The last treat of the day was the afternoon visit to the Community of the Franciscan Friars of the Renewal based at the Friary of the Blessed Sacrament (Newark, NJ). This is the group founded by Father Benedict Groeschel and seven other Capuchin friars in 1987. The friary was the former the Monastery of Saint Dominic (nuns of the 2nd order of the Order of Preachers). It was indeed a privilege to visit the friary: it was peaceful, prayer-filled and beautiful (much work has been in the 4 years since the coming of the friars). When the nuns moved to other monasteries, their dead were exhumed and reburied in a local cemetery, including the incorrupt body of an extern sister known for holiness, Sister Mary of the Blessed Sacrament who died in 1899. Our host at the friary was Father Richard who graciously illustrated for us the life of the friars: their simple life, their prayer and their clear witness to the Gospel of Jesus Christ. What I experienced was genuine and one which I have confidence is made by God for service in the Church.
What a day! Say a prayer for the Filippini sisters, the monks of Newark and the Friars of the Renewal: they need our moral and spiritual solidarity, indeed they need we ought to be in friendship with them. Perhaps more accurately, we need their witness!
Today, Father Basil and I went for a drive to Saint Paul’s Abbey in Newton, New Jersey. A very splendid day away visiting some of his former confreres (Fr. Basil was a monk of St. Paul’s before transferring his stability to St. Mary’s Abbey, Morristown).
The Prior of Saint Paul’s, Father Samuel, received us most graciously; we joined the monks for Mid-Day prayer and lunch. Father Basil and I spent time visiting the abbey’s cemetery.
It was a delight to visit a venerable abbey such as Saint Paul’s because of its monastic witness and because of its missionary work. This abbey belongs to the Saint Ottilien Congregation of monks which is a missionary congregation.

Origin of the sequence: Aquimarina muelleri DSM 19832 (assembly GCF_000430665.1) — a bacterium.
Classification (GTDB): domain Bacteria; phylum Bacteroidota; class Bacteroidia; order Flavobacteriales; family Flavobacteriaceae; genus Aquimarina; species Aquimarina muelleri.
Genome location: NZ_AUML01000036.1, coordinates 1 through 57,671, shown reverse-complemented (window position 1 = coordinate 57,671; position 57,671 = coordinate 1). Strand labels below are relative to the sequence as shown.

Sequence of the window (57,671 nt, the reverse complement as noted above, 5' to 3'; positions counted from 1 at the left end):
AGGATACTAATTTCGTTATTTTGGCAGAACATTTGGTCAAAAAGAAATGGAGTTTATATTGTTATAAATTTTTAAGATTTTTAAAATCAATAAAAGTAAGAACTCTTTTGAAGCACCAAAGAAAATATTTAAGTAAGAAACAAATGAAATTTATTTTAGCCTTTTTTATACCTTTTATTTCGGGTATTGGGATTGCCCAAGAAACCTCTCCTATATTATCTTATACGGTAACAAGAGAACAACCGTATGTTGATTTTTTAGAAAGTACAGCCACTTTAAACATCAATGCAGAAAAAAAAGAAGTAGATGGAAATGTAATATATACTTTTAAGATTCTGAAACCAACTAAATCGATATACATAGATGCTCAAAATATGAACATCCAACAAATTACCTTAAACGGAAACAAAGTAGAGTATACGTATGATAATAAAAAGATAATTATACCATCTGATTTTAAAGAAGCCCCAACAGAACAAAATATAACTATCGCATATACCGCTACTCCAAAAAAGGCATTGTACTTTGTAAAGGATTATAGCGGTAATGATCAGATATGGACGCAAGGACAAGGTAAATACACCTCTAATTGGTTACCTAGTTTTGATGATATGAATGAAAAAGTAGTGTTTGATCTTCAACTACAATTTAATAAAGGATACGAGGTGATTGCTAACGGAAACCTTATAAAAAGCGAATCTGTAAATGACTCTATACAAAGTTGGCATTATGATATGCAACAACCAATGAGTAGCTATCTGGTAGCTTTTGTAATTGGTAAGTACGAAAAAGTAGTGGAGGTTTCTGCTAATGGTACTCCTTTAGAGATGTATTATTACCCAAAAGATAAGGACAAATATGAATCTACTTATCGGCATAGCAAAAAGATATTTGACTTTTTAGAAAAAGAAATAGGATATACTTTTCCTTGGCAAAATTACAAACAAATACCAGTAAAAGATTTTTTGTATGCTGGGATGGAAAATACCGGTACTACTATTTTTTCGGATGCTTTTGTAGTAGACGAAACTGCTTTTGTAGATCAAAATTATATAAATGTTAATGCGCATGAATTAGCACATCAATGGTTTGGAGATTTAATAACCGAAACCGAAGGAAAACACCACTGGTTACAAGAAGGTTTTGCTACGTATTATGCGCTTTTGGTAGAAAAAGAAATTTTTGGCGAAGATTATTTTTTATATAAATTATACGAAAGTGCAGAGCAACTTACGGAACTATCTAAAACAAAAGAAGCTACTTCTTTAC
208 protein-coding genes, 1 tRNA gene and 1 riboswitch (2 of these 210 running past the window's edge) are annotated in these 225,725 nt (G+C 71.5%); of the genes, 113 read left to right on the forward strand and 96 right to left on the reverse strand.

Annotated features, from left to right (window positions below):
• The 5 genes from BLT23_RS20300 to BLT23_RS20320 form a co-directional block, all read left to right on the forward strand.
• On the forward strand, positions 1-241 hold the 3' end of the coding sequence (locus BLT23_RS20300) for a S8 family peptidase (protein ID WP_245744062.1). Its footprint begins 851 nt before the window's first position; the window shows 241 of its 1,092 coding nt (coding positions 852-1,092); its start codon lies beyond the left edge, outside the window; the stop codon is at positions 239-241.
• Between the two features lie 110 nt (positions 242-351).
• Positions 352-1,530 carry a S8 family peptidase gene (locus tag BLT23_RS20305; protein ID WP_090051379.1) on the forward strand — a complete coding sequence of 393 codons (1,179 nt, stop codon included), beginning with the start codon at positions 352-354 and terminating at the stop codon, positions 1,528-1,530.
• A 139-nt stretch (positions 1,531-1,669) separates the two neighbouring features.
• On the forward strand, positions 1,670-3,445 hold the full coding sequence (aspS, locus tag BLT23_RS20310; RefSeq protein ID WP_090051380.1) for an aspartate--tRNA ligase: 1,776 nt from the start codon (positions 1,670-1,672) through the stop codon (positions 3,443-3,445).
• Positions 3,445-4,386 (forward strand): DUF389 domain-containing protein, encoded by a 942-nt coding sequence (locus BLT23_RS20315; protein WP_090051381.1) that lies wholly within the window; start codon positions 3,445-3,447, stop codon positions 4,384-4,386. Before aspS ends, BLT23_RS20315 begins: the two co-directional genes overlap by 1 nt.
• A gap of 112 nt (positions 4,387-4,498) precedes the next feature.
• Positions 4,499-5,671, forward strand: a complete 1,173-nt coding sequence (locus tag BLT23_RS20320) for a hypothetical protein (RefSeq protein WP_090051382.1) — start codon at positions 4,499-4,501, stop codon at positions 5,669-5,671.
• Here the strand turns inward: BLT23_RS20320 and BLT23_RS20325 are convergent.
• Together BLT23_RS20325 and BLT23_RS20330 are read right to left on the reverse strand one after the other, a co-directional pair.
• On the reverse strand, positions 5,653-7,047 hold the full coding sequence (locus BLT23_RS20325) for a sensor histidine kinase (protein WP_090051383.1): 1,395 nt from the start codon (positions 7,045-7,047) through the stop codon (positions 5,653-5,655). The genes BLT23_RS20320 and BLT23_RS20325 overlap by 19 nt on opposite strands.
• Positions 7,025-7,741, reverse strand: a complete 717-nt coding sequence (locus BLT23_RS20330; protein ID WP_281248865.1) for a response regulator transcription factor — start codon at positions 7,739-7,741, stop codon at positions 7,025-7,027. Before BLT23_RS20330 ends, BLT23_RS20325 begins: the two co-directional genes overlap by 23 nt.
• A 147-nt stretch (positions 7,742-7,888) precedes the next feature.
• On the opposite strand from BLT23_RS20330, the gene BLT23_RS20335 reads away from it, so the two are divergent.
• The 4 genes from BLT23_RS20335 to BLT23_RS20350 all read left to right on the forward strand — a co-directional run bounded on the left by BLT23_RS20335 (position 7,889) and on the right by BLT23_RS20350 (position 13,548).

The Abbey of Saint Mary was founded in Newark, New Jersey in 1857 as a conventual priory; the Holy See raised Saint Mary’s to an Abbey in 1884, electing Father James Zilliox as the first abbot. On July 23, 1956, the abbey was transferred to Morristown, New Jersey, in the Diocese of Paterson. The “Saint Mary” in the title of the monastery is to honor the “Blessed Virgin Mary of the Immaculate Conception.”
Monks do a wide range of things. Their first obligation is the monastic life as it is laid down by the Rule of Saint Benedict, the Constitutions of the American-Cassinese Congregation and the various customs of the house. So, the life is situated around prayer, personal and communal. The personal side of a monk’s prayer life is determined individually (hence the use of “personal”) and typically includes lectio divina, the rosary, Eucharistic adoration and spiritual reading. While it is not true that all of the monks do all of these pious acts all of the time, many are faithful to many of the practices on a daily basis. Lectio divina is clearly the most important prayer that a monk has to be faithful to or else his monastic life suffers.
Communally, the monks of the abbey gather in the abbey church 4 times a day for the Divine Office and then for the Sacrifice of the Mass. The work of the monk is not the school or any other activity. The work of the monk is the opus Dei, the Office and Mass –the source and summit of one’s relationship with God lived out in the Church. The hours are for the better part of the year as a follows (the order changes in the summer and holidays):
Lauds at 6:30 am
Sext at 11:45 am
Vespers and Mass at 5:15 pm
Vigils at 7:15 pm
Compline is prayed in private